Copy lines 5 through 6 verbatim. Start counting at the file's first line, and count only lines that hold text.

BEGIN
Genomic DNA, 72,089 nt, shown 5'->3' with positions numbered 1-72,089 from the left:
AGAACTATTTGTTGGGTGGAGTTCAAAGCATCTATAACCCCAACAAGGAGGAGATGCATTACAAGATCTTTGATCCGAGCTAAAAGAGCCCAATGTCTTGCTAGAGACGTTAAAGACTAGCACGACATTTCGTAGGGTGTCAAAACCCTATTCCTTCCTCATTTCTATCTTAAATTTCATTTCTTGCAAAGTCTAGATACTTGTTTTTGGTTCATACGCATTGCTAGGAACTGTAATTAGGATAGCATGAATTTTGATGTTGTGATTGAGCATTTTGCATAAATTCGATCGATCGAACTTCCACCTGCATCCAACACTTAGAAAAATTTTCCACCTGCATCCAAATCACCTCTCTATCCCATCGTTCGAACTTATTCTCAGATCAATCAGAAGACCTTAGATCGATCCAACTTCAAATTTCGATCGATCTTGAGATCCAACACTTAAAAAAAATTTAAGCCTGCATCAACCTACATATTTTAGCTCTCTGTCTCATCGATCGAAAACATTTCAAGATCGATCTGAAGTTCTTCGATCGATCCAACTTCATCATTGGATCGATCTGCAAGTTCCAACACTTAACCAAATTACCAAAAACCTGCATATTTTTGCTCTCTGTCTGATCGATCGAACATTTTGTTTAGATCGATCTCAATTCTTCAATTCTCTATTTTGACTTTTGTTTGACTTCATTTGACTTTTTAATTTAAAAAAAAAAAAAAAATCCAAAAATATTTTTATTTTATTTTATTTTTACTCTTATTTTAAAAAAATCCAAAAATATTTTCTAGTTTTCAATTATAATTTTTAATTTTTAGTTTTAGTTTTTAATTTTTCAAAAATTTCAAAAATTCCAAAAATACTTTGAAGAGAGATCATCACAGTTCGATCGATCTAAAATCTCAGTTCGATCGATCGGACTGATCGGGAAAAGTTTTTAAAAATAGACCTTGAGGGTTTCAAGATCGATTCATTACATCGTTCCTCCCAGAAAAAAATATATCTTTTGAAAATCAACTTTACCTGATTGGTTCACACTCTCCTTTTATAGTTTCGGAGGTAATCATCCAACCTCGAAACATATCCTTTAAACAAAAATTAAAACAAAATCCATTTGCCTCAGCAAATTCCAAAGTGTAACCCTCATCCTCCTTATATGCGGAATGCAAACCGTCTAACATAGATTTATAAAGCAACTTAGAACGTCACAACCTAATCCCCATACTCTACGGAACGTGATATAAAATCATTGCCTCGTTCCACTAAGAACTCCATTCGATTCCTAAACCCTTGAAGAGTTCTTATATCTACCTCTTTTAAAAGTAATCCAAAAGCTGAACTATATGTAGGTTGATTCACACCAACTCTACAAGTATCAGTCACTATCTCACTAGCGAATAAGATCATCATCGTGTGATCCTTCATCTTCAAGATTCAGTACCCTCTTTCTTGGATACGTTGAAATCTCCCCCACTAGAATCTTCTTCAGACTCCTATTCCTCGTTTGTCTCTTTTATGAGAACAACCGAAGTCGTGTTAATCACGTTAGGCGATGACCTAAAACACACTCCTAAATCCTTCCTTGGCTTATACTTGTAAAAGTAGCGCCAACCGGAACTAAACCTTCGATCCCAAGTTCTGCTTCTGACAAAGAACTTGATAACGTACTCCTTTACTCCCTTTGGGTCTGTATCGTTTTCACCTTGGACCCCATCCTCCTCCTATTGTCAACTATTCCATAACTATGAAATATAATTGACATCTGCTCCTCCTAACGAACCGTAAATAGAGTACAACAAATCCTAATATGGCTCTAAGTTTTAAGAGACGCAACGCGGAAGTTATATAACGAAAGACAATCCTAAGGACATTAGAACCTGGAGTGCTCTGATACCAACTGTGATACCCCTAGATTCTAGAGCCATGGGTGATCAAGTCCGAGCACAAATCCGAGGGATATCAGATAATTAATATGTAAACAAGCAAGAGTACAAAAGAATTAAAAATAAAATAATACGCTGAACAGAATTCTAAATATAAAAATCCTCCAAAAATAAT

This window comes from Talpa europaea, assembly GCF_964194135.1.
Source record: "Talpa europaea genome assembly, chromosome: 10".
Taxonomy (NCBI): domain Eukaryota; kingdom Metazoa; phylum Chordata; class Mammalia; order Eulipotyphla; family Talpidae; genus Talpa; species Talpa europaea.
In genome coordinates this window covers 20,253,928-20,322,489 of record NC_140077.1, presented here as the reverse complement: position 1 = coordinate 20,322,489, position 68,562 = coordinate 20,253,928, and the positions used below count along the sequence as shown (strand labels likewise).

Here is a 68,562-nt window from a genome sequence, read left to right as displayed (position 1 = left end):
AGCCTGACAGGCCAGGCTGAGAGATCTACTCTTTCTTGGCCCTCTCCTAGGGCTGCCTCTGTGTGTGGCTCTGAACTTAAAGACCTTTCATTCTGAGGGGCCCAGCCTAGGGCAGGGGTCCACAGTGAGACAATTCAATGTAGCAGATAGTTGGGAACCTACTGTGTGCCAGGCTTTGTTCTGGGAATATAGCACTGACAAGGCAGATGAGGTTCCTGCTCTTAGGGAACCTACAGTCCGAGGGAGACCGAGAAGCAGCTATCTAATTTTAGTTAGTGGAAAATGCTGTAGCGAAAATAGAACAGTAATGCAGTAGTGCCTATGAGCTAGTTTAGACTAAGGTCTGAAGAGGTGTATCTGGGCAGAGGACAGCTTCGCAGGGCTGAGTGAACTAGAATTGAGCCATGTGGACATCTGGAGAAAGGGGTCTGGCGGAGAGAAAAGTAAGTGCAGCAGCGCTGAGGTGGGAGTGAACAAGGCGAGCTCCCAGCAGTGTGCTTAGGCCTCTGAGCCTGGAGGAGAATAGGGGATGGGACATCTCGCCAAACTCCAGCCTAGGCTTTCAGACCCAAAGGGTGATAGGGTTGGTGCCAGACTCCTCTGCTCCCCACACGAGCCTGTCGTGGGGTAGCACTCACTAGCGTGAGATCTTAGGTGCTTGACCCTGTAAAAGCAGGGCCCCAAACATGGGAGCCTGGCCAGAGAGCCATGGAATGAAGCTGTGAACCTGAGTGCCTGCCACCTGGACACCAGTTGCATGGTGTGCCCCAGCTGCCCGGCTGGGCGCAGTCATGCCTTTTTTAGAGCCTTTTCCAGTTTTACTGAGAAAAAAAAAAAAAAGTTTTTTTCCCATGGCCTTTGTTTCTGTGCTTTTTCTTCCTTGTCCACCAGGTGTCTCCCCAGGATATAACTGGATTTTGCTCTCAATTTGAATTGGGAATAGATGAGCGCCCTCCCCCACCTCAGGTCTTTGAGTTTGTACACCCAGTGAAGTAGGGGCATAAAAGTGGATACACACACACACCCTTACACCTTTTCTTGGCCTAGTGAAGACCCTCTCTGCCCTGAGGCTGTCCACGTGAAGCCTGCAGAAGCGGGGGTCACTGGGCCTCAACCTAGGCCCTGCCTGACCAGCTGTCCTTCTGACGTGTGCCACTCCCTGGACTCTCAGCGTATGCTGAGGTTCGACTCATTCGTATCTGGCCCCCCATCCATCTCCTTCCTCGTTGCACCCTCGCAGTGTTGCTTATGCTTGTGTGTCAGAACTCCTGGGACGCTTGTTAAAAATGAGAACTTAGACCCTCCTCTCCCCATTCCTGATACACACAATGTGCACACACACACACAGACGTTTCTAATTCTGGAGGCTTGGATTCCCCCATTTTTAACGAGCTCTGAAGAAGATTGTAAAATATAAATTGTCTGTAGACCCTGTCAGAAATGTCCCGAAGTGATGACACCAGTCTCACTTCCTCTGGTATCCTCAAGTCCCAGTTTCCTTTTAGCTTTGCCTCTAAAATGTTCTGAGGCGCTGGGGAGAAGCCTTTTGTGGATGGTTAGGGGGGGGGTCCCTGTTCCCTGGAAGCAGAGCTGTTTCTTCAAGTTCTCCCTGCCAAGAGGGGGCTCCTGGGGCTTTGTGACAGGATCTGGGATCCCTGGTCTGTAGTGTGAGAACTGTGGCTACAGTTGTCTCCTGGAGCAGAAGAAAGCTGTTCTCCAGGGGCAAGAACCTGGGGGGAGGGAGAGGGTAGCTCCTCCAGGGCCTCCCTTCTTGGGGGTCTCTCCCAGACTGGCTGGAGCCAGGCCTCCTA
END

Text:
Taxonomy (NCBI): domain Eukaryota; kingdom Metazoa; phylum Chordata; class Mammalia; order Eulipotyphla; family Talpidae; genus Talpa; species Talpa europaea.
In genome coordinates this window covers 20,253,928-20,322,489 of record NC_140077.1, presented here as the reverse complement: position 1 = coordinate 20,322,489, position 68,562 = coordinate 20,253,928, and the positions used below count along the sequence as shown (strand labels likewise).